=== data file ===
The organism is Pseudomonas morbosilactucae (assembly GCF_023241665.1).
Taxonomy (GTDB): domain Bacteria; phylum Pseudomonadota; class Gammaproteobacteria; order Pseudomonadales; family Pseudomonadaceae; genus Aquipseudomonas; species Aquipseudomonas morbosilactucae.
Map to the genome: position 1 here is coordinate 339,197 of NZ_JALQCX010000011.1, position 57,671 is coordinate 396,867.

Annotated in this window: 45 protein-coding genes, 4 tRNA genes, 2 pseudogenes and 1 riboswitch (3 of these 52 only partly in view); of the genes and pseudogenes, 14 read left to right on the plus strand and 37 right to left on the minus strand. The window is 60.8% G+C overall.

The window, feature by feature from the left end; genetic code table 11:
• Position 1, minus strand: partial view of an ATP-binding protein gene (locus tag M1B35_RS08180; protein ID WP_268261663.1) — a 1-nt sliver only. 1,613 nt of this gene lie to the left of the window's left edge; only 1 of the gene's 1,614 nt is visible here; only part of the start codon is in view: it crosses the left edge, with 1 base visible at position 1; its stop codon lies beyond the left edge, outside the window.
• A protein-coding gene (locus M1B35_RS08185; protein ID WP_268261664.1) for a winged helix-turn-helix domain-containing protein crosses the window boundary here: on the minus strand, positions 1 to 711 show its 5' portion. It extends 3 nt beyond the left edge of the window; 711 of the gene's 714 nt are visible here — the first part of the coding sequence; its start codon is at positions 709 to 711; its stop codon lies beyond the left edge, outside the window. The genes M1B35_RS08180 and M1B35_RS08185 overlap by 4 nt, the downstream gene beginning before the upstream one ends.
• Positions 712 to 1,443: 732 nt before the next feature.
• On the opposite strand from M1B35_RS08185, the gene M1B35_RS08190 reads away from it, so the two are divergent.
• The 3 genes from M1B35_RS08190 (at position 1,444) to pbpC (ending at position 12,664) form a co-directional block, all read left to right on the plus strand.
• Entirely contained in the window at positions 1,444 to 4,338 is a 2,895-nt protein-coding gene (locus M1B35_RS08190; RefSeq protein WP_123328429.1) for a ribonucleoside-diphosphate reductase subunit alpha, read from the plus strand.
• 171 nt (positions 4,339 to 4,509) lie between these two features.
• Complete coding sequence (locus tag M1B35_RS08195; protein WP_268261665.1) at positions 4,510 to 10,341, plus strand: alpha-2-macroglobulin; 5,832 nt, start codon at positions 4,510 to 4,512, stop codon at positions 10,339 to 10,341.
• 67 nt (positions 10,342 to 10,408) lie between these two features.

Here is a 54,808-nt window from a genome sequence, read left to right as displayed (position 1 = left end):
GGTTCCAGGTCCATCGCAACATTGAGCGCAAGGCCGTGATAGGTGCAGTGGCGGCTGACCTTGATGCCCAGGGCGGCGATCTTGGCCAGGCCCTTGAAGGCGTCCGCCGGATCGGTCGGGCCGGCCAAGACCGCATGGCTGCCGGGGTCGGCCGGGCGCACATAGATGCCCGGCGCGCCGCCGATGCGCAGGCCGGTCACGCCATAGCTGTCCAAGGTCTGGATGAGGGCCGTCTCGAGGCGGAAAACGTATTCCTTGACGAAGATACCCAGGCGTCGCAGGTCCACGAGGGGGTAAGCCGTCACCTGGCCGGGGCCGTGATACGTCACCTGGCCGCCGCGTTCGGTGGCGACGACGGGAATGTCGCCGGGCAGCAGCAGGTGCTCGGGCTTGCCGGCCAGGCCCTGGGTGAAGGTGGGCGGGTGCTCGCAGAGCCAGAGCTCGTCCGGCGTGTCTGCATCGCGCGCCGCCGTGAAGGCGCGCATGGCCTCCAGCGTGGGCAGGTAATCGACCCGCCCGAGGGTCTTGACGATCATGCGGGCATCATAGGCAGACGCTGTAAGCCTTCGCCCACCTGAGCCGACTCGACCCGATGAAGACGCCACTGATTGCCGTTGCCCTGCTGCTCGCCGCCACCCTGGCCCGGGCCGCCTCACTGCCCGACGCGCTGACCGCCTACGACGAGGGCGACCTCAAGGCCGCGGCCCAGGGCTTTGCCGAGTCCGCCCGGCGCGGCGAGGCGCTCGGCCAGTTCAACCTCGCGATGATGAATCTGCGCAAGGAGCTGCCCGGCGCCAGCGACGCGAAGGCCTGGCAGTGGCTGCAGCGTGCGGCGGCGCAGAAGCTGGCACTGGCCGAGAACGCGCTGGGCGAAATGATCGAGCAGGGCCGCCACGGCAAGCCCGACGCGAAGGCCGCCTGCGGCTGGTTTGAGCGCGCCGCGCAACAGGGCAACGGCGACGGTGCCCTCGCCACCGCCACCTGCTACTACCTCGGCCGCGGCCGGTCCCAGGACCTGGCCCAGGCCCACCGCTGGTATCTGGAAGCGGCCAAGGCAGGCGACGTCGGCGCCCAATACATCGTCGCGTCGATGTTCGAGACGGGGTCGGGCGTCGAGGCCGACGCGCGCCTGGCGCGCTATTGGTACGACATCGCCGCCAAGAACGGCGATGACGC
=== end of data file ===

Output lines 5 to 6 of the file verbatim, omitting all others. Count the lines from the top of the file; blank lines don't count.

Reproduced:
The window, feature by feature from the left end; genetic code table 11:
• Position 1, minus strand: partial view of an ATP-binding protein gene (locus tag M1B35_RS08180; protein ID WP_268261663.1) — a 1-nt sliver only. 1,613 nt of this gene lie to the left of the window's left edge; only 1 of the gene's 1,614 nt is visible here; only part of the start codon is in view: it crosses the left edge, with 1 base visible at position 1; its stop codon lies beyond the left edge, outside the window.